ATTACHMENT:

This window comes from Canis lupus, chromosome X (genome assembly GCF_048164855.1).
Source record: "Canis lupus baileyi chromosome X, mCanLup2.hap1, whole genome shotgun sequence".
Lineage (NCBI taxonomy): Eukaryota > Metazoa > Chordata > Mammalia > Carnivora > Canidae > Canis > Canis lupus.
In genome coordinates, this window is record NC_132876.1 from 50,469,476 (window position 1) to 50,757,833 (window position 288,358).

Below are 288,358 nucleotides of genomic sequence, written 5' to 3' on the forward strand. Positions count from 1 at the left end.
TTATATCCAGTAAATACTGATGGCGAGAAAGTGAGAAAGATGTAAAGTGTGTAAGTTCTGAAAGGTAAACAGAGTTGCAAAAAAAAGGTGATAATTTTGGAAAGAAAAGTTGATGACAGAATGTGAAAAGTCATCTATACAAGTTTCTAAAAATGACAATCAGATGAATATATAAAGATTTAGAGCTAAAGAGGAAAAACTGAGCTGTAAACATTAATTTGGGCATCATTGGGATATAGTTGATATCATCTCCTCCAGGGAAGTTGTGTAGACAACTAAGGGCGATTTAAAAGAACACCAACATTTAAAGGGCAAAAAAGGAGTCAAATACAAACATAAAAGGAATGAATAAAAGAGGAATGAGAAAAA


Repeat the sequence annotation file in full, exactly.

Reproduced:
This window comes from Canis lupus, chromosome X (genome assembly GCF_048164855.1).
Source record: "Canis lupus baileyi chromosome X, mCanLup2.hap1, whole genome shotgun sequence".
Lineage (NCBI taxonomy): Eukaryota > Metazoa > Chordata > Mammalia > Carnivora > Canidae > Canis > Canis lupus.
In genome coordinates, this window is record NC_132876.1 from 50,469,476 (window position 1) to 50,757,833 (window position 288,358).

Below are 288,358 nucleotides of genomic sequence, written 5' to 3' on the forward strand. Positions count from 1 at the left end.
TTATATCCAGTAAATACTGATGGCGAGAAAGTGAGAAAGATGTAAAGTGTGTAAGTTCTGAAAGGTAAACAGAGTTGCAAAAAAAAGGTGATAATTTTGGAAAGAAAAGTTGATGACAGAATGTGAAAAGTCATCTATACAAGTTTCTAAAAATGACAATCAGATGAATATATAAAGATTTAGAGCTAAAGAGGAAAAACTGAGCTGTAAACATTAATTTGGGCATCATTGGGATATAGTTGATATCATCTCCTCCAGGGAAGTTGTGTAGACAACTAAGGGCGATTTAAAAGAACACCAACATTTAAAGGGCAAAAAAGGAGTCAAATACAAACATAAAAGGAATGAATAAAAGAGGAATGAGAAAAA